In the preferred embodiment of this invention, short non-electrical conductive fibers 48 are mixed with the battery paste 50 and with the short lead fiber 52 to impart increased strength to the positive battery plate. Dynel fiber, an acrylonitrile-vinyl chloride copolymer, is especially well-suited for this application since these fibers are strong and are wetted by battery paste. Other non-conductive fibers which are wetted by battery paste may also be used, The concentration of the nonconductive fiber is from 0.01 to 1.0 weight percent with a concentration of 0.5 weight percent being used in the preferred embodiment. The concentration of 0.5 weight percent Dynel fiber in the active material paste increases the strength of the positive plates significantly. Concentrations of Dynel greater than 1.0 percent are not desirable since the low density of the Dynel fiber results in a positive plate having a large volume of Dynel fiber therein thereby cutting down the quantity of lead fiber necessary for electrical conductivity and the active material necessary for the proper functioning of the plate. The length of the Dynel fibers in the preferred embodiment is 0.025 inch and the diameter is 0.0007 inch.

The battery paste mixture containing 8.7 weight percent short lead fibers and 0.5 weight percent short Dynel fibers therein is spread over one side of the lead connector. Then the plate is turned over and the battery paste is applied on top of the second side of the connector. The battery paste is now applied on top of the plastic frame. The overall thickness of the positive plate is about 0.625 inch. The positive plate contains 30 grams of lead in the connector and 20 grams of lead fibers making a total of 50 grams lead per plate. Since the typical battery contains a lead grid weighing 70 grams, this preferred embodiment of this invention affords a reduction in the total lead content of about 29% The reduced amount of lead necessary for the positive plates in this invention reduces the overall cost of the positive plate.

The positive plates were cured and formed as previously described.

Five positive plates were assembled with 6 negative plates to form a cell. Six of these cells were assembled into a complete battery. This complete battery was tested in the SAE (Society of Automotive Engineers) 300 ampere discharge test at 0 F. In this test the 10 second voltage was 8.00 volts and a time of 2.0 minutes was required to reach 5 volts. These values exceed the 7.70 and 1.60 values for the 10 second voltage and time respectively required which are the minimum SAE requirements for a 2 SMD battery, the battery requirements for a Chevrolet-type vehicle.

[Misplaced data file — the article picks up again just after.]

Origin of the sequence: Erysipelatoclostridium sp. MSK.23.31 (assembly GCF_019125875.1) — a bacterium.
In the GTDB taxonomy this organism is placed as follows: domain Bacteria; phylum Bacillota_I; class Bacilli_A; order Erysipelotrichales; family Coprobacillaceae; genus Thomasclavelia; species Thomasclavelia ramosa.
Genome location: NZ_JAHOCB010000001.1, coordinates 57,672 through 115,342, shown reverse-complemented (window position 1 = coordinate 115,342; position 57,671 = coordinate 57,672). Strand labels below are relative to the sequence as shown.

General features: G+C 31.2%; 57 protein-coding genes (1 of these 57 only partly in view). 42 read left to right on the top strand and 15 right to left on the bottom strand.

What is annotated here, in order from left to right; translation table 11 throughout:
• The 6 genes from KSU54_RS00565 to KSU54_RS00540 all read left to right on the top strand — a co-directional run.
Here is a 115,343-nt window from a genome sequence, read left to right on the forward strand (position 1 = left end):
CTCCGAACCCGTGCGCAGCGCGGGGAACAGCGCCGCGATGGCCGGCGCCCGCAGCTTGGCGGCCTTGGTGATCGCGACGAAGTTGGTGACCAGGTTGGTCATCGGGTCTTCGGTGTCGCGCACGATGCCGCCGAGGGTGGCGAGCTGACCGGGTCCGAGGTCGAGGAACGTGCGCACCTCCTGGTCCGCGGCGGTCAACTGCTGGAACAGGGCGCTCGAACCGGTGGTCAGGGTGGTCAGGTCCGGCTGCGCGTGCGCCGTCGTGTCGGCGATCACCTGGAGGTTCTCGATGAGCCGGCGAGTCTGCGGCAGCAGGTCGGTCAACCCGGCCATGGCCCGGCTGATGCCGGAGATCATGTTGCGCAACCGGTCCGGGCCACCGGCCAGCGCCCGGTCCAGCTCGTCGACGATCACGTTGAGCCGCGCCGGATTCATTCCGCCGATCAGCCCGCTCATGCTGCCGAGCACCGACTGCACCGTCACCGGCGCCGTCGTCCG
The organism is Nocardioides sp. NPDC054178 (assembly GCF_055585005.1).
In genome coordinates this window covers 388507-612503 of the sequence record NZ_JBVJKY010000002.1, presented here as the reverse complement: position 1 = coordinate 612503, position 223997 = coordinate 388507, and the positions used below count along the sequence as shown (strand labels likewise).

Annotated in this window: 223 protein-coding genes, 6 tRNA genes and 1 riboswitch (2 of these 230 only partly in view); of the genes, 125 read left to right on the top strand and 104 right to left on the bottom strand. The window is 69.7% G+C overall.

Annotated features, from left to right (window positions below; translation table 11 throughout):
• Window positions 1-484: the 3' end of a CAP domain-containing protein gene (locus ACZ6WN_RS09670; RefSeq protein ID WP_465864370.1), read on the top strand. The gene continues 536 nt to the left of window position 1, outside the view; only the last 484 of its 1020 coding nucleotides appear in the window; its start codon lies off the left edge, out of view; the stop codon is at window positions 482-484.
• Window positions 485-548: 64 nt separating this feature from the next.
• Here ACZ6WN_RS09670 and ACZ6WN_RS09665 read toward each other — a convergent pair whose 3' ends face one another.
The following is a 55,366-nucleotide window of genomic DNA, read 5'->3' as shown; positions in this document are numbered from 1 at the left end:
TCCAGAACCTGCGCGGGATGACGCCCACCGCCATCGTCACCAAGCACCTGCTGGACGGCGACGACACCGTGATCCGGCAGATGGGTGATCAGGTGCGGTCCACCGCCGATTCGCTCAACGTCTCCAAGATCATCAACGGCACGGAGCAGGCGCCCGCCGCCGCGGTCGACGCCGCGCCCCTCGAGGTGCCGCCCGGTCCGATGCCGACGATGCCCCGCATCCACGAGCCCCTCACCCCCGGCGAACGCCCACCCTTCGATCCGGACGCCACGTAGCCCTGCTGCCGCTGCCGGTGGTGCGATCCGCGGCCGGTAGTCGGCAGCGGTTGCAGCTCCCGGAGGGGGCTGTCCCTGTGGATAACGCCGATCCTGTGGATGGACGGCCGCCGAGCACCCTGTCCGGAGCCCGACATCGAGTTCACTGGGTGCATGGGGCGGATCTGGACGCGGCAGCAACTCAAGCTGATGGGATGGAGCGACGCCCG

The positive plates made in accordance with this invention have the advantage of being antimony-free, more resistant to deep cycle shedding than other antimony-free positive plates, contain a reduced content of lead and meet the SAE requirements for the 300 ampere discharge test.

While the invention has been described in terms of certain specific examples, it is to be understood that the scope of the invention is not limited thereby except as defined in the following claims.

I claim:

1. An improved positive plate for lead storage batteries, comprising a lead connector having a plurality of fingers spaced throughout said plate and a layer consisting essentially of lead dioxide active material and 5 to 25 weight percent short lead fibers substantially uniformly dispersed therethrough in such a manner that there is substantially no contact among said fibers, wherein said connector and said fibers combine to provide electrical conductivity and strength in said positive plate.

2. An improved positive plate as described in claim 1 whirein said plate has a plastic frame incorporated therewit 3. An improved positive plate as described in claim 1 wherein said connector is essentialy pure lead.

4. An improved positive plate for lead storage batteries comprising a plastic frame, a lead connector having a plurality of fingers spaced throughout said plate and positioned about said plastic frame, and a layer consisting essentially of lead dioxide and 5 to 25 weight percent short lead fibers substantially uniformly dispersed therethrough in such a manner that there is no contact among said fibers, said layer of lead dioxide containing 0.01 to 6 4.5 Weight percent short non-electrical conductive fibers 2,951,106 8/1960 Ruetschi 136-26 dispersed therethrough, said layer of lead dioxide posi- 2,977,401 3/1961 Marsal et al. 136-120 tioned around and in close proximity to said connector, 3,050,576 8/1962 Comanor -2 136-26 said fibers and said frame and said connector providing 3,194,684 7/1965 Wells 136-26 strength to said positive plaie, wherein said connector and 5 3,201,280 8/1965 Yumoto 136-26 said lead fibers combine to provide electrical conductivity 3,351,445 11/1967 Fi ld r et a1. 136-27 in said positive plate.

WINSTON A. DOUGLAS, Primary Examiner References Cited UNITED STATIES PATENTS m C. F. LEFEVOUR, Assistant Examiner 1,156,315 12/1915 Rowd 136-261 2,677,713 4/1954 Weilet a1 2-- 136-26 1 -1 mg UNITED STATES PATENT OFFICE CERTIFICATE OF CORRECTION Patent No, 304660193 D d September 9, 1969 Thomas J. Hughel Inventor(s) It; is certified that error appears in the above-identified patent and that said Letters Patent are hereby corrected as shown below:

Column 5, line 1, 4.5 should be 0.5.

SHJIQILD ANN SHIFT? LIEC 2 1955' (SEAL) Afloat:

EdnrdMFletcherJr.